The smartphone EEG is an elegant solution to a complex problem. The device, developed by Arkadiusz Stopczynski at the Technical University of Denmark, uses open-source software and the computing power of commercially available mobile devices to wirelessly record brainwaves transmitted from an electrode cap. The setup costs less than $500, compared to tens of thousands of dollars for a standard EEG machine, and is highly portable, inviting the possibility of bringing the smartphone EEG to the patient’s doorstep. The smartphone EEG is easy to use: unlike a standard EEG, which requires the application of dozens of individual wires and electrodes by a specialized technician, it can be operated successfully by community health workers with only basic training. The device can wirelessly transmit the EEG recordings over long distances, allowing the epilepsy expert interpreting the recording to be located anywhere in the world.

The Bhutan Epilepsy Project began recruitment in July of 2014, and the response from the community was nearly overwhelming: subjects traveled from the farthest provinces of Bhutan to participate and crowded the halls of the Psychiatry Department of the JDWNRH. Among the first participants to enroll was Pema Tshering (*), a young Bhutanese woman with epilepsy. Pema had previously sought traditional therapies for her seizures, and arrived for her visit bearing small circular burns on her scalp and back, a vestige of a Buddhist treatment that involves applying fire-heated coins to the skin in an effort to relieve the seizures.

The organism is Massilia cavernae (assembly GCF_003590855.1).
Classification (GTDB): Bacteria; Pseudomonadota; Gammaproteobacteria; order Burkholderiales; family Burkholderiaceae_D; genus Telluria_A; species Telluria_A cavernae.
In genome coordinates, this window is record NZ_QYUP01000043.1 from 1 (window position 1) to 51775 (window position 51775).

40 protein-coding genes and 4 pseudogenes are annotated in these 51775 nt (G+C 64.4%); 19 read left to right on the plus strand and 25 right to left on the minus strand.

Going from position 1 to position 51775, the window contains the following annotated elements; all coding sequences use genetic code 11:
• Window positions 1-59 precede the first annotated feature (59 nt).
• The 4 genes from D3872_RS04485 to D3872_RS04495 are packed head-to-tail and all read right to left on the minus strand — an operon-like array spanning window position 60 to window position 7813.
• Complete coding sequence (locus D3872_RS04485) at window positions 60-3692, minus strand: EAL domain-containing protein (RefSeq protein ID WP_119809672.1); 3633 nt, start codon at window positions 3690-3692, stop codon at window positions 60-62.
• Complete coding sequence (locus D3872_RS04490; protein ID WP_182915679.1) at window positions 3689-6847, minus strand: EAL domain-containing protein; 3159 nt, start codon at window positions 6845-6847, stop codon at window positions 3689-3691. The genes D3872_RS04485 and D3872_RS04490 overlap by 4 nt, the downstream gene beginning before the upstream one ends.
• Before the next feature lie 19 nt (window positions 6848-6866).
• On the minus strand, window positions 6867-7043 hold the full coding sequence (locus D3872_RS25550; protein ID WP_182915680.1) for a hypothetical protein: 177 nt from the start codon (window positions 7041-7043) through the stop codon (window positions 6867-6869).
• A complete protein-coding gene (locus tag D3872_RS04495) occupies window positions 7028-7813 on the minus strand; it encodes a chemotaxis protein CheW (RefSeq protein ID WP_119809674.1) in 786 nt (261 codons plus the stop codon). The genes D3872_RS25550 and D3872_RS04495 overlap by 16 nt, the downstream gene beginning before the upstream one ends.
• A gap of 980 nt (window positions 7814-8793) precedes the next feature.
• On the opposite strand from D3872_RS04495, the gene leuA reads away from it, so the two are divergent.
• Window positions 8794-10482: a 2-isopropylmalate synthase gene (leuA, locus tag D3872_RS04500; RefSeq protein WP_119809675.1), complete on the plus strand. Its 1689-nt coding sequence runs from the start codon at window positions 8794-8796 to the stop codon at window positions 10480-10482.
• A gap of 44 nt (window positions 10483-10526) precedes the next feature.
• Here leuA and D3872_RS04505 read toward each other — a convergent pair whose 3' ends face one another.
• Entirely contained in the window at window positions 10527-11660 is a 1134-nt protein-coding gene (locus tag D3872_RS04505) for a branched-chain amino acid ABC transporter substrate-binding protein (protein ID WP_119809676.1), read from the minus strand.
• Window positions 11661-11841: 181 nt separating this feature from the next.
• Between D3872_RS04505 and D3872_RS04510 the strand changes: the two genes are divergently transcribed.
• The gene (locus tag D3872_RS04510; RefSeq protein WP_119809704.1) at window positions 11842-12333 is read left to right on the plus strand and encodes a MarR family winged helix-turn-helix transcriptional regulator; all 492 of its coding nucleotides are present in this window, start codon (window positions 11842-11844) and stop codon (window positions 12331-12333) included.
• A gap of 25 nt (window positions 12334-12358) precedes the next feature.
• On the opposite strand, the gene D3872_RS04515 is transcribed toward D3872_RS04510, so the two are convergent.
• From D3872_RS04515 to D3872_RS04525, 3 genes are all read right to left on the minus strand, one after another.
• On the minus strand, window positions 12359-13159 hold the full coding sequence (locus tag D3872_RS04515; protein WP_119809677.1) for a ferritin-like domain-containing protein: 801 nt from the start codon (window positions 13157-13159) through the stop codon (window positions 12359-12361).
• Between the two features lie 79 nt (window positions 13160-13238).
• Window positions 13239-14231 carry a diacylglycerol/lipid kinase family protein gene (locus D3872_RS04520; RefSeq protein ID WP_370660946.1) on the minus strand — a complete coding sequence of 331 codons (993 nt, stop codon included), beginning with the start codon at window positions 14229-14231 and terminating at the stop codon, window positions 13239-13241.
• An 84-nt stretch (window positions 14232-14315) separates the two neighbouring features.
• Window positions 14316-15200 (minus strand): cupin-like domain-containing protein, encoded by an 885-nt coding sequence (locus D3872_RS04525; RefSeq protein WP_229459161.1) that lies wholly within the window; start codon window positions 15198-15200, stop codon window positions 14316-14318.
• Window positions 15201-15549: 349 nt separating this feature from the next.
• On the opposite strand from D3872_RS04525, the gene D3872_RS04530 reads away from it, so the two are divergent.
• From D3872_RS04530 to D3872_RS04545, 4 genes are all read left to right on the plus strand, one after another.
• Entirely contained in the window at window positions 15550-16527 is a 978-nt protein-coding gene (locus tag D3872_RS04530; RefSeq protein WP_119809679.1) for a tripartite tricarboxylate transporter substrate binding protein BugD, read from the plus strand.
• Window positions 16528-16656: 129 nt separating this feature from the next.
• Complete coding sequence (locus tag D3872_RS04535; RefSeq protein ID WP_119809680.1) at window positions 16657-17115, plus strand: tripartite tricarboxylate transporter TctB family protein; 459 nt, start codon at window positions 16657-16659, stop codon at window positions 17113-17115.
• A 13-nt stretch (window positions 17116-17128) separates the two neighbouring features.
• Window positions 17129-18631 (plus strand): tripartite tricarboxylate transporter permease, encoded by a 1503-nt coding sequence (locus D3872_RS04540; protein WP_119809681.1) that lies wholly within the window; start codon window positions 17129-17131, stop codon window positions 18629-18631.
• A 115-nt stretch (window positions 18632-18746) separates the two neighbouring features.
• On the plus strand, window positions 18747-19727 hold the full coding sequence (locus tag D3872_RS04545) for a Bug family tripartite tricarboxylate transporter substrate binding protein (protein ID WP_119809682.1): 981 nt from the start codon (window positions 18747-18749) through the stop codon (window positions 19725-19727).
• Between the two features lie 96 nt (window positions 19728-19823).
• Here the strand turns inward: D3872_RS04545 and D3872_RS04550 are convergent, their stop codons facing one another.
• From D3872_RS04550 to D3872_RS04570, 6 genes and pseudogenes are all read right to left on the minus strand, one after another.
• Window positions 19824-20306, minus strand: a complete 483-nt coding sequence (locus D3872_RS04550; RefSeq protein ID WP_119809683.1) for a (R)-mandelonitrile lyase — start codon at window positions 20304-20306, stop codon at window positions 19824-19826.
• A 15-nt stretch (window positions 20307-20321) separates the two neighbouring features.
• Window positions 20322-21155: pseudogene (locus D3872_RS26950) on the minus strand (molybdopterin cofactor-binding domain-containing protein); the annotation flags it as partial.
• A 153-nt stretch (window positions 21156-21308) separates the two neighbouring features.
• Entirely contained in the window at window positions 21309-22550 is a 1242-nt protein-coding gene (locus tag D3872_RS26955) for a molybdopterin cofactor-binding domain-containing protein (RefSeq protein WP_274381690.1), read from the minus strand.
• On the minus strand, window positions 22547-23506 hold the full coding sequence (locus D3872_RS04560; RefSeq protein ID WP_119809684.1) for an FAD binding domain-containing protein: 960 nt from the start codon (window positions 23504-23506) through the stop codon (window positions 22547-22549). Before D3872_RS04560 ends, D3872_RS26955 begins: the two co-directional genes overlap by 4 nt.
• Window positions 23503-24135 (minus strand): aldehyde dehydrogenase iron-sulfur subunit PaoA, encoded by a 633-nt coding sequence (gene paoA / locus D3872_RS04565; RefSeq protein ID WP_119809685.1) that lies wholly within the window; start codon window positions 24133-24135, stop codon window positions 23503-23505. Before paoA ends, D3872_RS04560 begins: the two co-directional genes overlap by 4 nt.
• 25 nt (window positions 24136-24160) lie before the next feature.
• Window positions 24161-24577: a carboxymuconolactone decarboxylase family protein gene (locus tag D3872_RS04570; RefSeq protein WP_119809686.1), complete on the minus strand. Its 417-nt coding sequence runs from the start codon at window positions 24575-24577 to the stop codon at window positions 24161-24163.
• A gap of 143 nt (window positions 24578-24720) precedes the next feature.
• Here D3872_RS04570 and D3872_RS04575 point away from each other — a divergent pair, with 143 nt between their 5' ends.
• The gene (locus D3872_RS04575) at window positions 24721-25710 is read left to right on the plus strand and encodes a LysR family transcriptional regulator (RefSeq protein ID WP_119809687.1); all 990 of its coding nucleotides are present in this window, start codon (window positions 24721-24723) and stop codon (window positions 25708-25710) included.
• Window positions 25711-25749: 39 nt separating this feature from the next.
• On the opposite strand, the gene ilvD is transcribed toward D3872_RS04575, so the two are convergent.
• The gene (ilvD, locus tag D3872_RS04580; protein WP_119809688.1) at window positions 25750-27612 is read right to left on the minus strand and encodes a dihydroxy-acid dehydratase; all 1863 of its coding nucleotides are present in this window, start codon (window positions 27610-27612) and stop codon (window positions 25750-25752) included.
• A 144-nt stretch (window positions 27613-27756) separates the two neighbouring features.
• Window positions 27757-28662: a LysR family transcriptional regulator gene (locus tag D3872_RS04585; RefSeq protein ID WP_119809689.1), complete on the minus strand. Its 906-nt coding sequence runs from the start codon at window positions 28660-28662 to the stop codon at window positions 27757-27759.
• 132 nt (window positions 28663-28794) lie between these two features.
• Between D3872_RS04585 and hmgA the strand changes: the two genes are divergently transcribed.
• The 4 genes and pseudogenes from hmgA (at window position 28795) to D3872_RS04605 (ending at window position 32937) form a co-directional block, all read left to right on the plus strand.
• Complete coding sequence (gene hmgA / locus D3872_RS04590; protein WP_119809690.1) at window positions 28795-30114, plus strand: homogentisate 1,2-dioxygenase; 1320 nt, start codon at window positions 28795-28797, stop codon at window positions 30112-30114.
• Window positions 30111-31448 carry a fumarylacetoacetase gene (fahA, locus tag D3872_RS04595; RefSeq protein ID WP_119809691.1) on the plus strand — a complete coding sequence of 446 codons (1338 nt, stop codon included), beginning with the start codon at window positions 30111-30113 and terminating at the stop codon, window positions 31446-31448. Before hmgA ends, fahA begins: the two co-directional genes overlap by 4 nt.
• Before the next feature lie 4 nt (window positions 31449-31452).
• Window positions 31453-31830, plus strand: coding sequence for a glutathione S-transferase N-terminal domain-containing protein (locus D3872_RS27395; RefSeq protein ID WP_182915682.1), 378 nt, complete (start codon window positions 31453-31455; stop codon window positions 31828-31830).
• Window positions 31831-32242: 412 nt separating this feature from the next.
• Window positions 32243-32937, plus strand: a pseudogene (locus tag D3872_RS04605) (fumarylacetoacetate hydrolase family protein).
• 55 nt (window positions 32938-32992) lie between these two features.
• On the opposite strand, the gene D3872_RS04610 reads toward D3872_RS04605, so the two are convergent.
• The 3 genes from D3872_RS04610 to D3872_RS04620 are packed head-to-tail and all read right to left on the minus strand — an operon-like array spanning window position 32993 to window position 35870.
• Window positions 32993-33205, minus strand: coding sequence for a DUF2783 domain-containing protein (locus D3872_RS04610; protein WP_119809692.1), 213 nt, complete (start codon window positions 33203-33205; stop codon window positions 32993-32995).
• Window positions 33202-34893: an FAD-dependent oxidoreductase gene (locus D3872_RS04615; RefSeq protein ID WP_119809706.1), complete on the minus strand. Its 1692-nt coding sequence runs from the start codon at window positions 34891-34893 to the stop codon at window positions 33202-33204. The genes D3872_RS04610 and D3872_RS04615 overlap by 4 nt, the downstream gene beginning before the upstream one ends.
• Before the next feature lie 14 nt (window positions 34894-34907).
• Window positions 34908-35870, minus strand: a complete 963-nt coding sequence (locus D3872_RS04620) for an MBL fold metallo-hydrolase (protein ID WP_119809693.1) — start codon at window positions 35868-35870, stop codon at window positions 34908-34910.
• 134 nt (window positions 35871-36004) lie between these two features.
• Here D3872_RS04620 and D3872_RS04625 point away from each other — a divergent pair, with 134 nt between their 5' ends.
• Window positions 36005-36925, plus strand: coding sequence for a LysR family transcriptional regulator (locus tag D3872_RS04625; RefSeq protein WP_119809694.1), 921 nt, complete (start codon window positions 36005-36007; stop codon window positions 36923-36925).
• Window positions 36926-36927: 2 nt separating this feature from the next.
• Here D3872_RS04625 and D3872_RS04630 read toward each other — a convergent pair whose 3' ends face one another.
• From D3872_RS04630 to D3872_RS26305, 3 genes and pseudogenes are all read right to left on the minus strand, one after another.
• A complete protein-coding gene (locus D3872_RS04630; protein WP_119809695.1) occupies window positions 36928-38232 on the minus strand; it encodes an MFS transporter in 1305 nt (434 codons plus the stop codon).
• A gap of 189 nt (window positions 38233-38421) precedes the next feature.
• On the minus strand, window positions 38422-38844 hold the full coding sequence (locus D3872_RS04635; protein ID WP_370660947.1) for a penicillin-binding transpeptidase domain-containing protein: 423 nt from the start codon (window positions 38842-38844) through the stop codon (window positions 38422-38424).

More than 200 participants have been enrolled in the Bhutan Epilepsy Project.

Pema, like each of the Project’s participants, completed a clinical interview and series of questionnaires on the clinical features of her epilepsy, her quality of life, her understanding of epilepsy, and her experience of epilepsy stigma. She received a smartphone EEG and a standard EEG, and her recordings were transmitted to an epilepsy expert at the Massachusetts General Hospital. She also received an MRI scan and testing for neurocysticercosis, an infectious parasite. At the end of this workup, Pema and her health care team were armed with key information about her epilepsy syndrome, and able to tailor her treatment based on this enhanced diagnostic information.

To date, more than 200 participants have been enrolled in the Bhutan Epilepsy Project. While the study is ongoing, we are excited to share some early insights from the project:

Current epilepsy management in Bhutan is inadequate;

  • 60% of participants had experienced a seizure in the past month, despite 90% of participants being treated with anti-epileptic medications
  • 27% of participants had experienced seizure-related accidental injuries, including car accidents, burns, and fractures

Cultural beliefs about epilepsy influence the patient experience;

  • 48% of participants reported believing that karma or actions in one’s past or current life could cause epilepsy

The project will continue to grow in 2015. Recruitment continues at the JDWNRH in Thimphu, and next steps will involve implementing the smartphone EEG at community health posts in rural Bhutan. Educational outreach aimed at reducing the stigma of epilepsy is already underway. Merging cutting edge diagnostic technology with culturally aware education, the Bhutan Epilepsy Project hopes to take the best of the traditional and the modern to improve the lives of those with epilepsy in Bhutan.